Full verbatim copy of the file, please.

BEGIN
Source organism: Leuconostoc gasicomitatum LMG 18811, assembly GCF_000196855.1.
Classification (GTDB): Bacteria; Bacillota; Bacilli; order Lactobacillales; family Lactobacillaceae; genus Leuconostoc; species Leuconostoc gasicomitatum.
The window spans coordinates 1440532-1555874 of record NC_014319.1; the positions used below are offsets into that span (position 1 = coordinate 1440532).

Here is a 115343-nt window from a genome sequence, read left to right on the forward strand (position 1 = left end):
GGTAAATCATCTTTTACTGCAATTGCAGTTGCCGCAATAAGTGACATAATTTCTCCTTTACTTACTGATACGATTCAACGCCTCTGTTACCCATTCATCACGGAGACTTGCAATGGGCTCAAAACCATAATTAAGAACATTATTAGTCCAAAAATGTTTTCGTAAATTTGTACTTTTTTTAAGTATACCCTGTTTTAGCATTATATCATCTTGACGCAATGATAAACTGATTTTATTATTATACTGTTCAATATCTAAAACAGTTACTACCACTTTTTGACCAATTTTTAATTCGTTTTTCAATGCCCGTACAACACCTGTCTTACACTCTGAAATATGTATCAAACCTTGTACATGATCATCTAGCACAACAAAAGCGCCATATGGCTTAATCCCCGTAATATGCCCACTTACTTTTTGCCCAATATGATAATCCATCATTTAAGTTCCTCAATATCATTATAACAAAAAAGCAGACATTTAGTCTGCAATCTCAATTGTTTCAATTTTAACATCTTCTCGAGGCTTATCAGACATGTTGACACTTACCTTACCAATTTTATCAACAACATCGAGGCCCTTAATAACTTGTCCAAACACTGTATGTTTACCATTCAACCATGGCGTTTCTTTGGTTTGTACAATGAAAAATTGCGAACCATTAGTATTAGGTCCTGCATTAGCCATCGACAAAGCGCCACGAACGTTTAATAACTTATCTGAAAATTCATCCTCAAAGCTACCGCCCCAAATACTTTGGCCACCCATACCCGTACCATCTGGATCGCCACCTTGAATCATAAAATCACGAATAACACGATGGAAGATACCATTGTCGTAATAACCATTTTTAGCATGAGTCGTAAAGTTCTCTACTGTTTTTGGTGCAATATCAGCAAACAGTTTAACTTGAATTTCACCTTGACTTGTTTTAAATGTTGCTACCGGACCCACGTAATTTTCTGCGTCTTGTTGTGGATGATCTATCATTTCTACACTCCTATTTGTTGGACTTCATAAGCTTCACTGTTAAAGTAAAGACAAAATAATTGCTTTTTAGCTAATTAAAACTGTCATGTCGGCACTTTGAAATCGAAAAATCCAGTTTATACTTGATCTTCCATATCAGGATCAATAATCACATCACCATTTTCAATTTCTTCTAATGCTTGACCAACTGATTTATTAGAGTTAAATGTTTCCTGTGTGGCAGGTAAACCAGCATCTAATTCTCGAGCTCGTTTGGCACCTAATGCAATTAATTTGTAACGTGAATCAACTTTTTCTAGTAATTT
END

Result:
Source organism: Leuconostoc gasicomitatum LMG 18811, assembly GCF_000196855.1.
Classification (GTDB): Bacteria; Bacillota; Bacilli; order Lactobacillales; family Lactobacillaceae; genus Leuconostoc; species Leuconostoc gasicomitatum.
The window spans coordinates 1440532-1555874 of record NC_014319.1; the positions used below are offsets into that span (position 1 = coordinate 1440532).

Here is a 115343-nt window from a genome sequence, read left to right on the forward strand (position 1 = left end):
GGTAAATCATCTTTTACTGCAATTGCAGTTGCCGCAATAAGTGACATAATTTCTCCTTTACTTACTGATACGATTCAACGCCTCTGTTACCCATTCATCACGGAGACTTGCAATGGGCTCAAAACCATAATTAAGAACATTATTAGTCCAAAAATGTTTTCGTAAATTTGTACTTTTTTTAAGTATACCCTGTTTTAGCATTATATCATCTTGACGCAATGATAAACTGATTTTATTATTATACTGTTCAATATCTAAAACAGTTACTACCACTTTTTGACCAATTTTTAATTCGTTTTTCAATGCCCGTACAACACCTGTCTTACACTCTGAAATATGTATCAAACCTTGTACATGATCATCTAGCACAACAAAAGCGCCATATGGCTTAATCCCCGTAATATGCCCACTTACTTTTTGCCCAATATGATAATCCATCATTTAAGTTCCTCAATATCATTATAACAAAAAAGCAGACATTTAGTCTGCAATCTCAATTGTTTCAATTTTAACATCTTCTCGAGGCTTATCAGACATGTTGACACTTACCTTACCAATTTTATCAACAACATCGAGGCCCTTAATAACTTGTCCAAACACTGTATGTTTACCATTCAACCATGGCGTTTCTTTGGTTTGTACAATGAAAAATTGCGAACCATTAGTATTAGGTCCTGCATTAGCCATCGACAAAGCGCCACGAACGTTTAATAACTTATCTGAAAATTCATCCTCAAAGCTACCGCCCCAAATACTTTGGCCACCCATACCCGTACCATCTGGATCGCCACCTTGAATCATAAAATCACGAATAACACGATGGAAGATACCATTGTCGTAATAACCATTTTTAGCATGAGTCGTAAAGTTCTCTACTGTTTTTGGTGCAATATCAGCAAACAGTTTAACTTGAATTTCACCTTGACTTGTTTTAAATGTTGCTACCGGACCCACGTAATTTTCTGCGTCTTGTTGTGGATGATCTATCATTTCTACACTCCTATTTGTTGGACTTCATAAGCTTCACTGTTAAAGTAAAGACAAAATAATTGCTTTTTAGCTAATTAAAACTGTCATGTCGGCACTTTGAAATCGAAAAATCCAGTTTATACTTGATCTTCCATATCAGGATCAATAATCACATCACCATTTTCAATTTCTTCTAATGCTTGACCAACTGATTTATTAGAGTTAAATGTTTCCTGTGTGGCAGGTAAACCAGCATCTAATTCTCGAGCTCGTTTGGCACCTAATGCAATTAATTTGTAACGTGAATCAACTTTTTCTAGTAATTT